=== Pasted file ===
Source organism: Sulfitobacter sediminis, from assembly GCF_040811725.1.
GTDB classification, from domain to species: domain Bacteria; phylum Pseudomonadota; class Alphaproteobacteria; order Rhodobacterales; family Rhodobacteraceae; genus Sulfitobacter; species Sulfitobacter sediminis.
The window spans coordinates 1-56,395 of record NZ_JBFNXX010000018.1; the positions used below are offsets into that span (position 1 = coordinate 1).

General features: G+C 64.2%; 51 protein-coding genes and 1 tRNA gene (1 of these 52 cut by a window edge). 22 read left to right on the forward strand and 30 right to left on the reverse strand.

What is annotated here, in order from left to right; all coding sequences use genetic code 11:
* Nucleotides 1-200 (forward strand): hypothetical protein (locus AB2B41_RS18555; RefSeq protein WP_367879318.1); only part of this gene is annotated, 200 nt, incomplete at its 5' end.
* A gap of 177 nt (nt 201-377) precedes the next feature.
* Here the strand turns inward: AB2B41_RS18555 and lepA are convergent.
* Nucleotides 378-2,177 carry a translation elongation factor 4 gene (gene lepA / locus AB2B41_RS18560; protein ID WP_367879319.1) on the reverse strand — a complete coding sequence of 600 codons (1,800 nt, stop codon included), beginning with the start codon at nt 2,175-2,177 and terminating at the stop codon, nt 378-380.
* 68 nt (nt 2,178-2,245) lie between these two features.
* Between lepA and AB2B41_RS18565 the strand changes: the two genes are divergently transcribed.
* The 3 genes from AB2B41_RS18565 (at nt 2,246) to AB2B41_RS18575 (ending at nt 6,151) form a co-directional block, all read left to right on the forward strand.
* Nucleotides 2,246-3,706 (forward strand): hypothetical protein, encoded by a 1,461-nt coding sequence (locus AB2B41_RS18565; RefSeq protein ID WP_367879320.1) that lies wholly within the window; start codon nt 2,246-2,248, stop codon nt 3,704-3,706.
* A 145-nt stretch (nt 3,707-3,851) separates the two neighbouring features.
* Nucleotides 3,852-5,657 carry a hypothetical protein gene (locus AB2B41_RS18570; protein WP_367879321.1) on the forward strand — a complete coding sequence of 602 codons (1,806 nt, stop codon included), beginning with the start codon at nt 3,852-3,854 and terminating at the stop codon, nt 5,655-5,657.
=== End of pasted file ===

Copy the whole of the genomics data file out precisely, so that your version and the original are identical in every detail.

Source organism: Sulfitobacter sediminis, from assembly GCF_040811725.1.
GTDB classification, from domain to species: domain Bacteria; phylum Pseudomonadota; class Alphaproteobacteria; order Rhodobacterales; family Rhodobacteraceae; genus Sulfitobacter; species Sulfitobacter sediminis.
The window spans coordinates 1-56,395 of record NZ_JBFNXX010000018.1; the positions used below are offsets into that span (position 1 = coordinate 1).

General features: G+C 64.2%; 51 protein-coding genes and 1 tRNA gene (1 of these 52 cut by a window edge). 22 read left to right on the forward strand and 30 right to left on the reverse strand.

What is annotated here, in order from left to right; all coding sequences use genetic code 11:
* Nucleotides 1-200 (forward strand): hypothetical protein (locus AB2B41_RS18555; RefSeq protein WP_367879318.1); only part of this gene is annotated, 200 nt, incomplete at its 5' end.
* A gap of 177 nt (nt 201-377) precedes the next feature.
* Here the strand turns inward: AB2B41_RS18555 and lepA are convergent.
* Nucleotides 378-2,177 carry a translation elongation factor 4 gene (gene lepA / locus AB2B41_RS18560; protein ID WP_367879319.1) on the reverse strand — a complete coding sequence of 600 codons (1,800 nt, stop codon included), beginning with the start codon at nt 2,175-2,177 and terminating at the stop codon, nt 378-380.
* 68 nt (nt 2,178-2,245) lie between these two features.
* Between lepA and AB2B41_RS18565 the strand changes: the two genes are divergently transcribed.
* The 3 genes from AB2B41_RS18565 (at nt 2,246) to AB2B41_RS18575 (ending at nt 6,151) form a co-directional block, all read left to right on the forward strand.
* Nucleotides 2,246-3,706 (forward strand): hypothetical protein, encoded by a 1,461-nt coding sequence (locus AB2B41_RS18565; RefSeq protein ID WP_367879320.1) that lies wholly within the window; start codon nt 2,246-2,248, stop codon nt 3,704-3,706.
* A 145-nt stretch (nt 3,707-3,851) separates the two neighbouring features.
* Nucleotides 3,852-5,657 carry a hypothetical protein gene (locus AB2B41_RS18570; protein WP_367879321.1) on the forward strand — a complete coding sequence of 602 codons (1,806 nt, stop codon included), beginning with the start codon at nt 3,852-3,854 and terminating at the stop codon, nt 5,655-5,657.